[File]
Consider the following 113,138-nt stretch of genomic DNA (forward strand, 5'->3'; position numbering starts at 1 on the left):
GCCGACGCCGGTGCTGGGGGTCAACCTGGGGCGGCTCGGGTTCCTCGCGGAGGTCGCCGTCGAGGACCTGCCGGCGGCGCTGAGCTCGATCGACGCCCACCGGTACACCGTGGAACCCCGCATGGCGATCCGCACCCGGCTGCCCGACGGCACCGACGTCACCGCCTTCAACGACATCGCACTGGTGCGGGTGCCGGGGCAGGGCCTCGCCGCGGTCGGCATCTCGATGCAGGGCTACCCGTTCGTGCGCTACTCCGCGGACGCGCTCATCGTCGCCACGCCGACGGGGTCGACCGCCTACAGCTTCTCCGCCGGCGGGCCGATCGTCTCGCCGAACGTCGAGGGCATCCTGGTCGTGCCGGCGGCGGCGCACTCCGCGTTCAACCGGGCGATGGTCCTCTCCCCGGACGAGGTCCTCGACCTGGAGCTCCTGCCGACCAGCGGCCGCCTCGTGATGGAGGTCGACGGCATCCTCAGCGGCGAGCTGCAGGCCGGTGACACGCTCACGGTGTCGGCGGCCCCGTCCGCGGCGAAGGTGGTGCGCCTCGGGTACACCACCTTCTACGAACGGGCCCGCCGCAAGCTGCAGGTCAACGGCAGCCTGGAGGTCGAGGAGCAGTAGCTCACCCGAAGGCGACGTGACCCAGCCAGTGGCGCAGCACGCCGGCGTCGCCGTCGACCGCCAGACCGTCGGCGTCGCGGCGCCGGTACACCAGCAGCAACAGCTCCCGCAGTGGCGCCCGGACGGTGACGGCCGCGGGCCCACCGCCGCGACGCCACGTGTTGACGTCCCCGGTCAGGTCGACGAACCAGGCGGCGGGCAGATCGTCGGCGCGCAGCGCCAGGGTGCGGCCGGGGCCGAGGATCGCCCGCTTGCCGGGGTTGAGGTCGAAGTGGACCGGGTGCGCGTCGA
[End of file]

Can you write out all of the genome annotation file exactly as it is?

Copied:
Consider the following 113,138-nt stretch of genomic DNA (forward strand, 5'->3'; position numbering starts at 1 on the left):
GCCGACGCCGGTGCTGGGGGTCAACCTGGGGCGGCTCGGGTTCCTCGCGGAGGTCGCCGTCGAGGACCTGCCGGCGGCGCTGAGCTCGATCGACGCCCACCGGTACACCGTGGAACCCCGCATGGCGATCCGCACCCGGCTGCCCGACGGCACCGACGTCACCGCCTTCAACGACATCGCACTGGTGCGGGTGCCGGGGCAGGGCCTCGCCGCGGTCGGCATCTCGATGCAGGGCTACCCGTTCGTGCGCTACTCCGCGGACGCGCTCATCGTCGCCACGCCGACGGGGTCGACCGCCTACAGCTTCTCCGCCGGCGGGCCGATCGTCTCGCCGAACGTCGAGGGCATCCTGGTCGTGCCGGCGGCGGCGCACTCCGCGTTCAACCGGGCGATGGTCCTCTCCCCGGACGAGGTCCTCGACCTGGAGCTCCTGCCGACCAGCGGCCGCCTCGTGATGGAGGTCGACGGCATCCTCAGCGGCGAGCTGCAGGCCGGTGACACGCTCACGGTGTCGGCGGCCCCGTCCGCGGCGAAGGTGGTGCGCCTCGGGTACACCACCTTCTACGAACGGGCCCGCCGCAAGCTGCAGGTCAACGGCAGCCTGGAGGTCGAGGAGCAGTAGCTCACCCGAAGGCGACGTGACCCAGCCAGTGGCGCAGCACGCCGGCGTCGCCGTCGACCGCCAGACCGTCGGCGTCGCGGCGCCGGTACACCAGCAGCAACAGCTCCCGCAGTGGCGCCCGGACGGTGACGGCCGCGGGCCCACCGCCGCGACGCCACGTGTTGACGTCCCCGGTCAGGTCGACGAACCAGGCGGCGGGCAGATCGTCGGCGCGCAGCGCCAGGGTGCGGCCGGGGCCGAGGATCGCCCGCTTGCCGGGGTTGAGGTCGAAGTGGACCGGGTGCGCGTCGA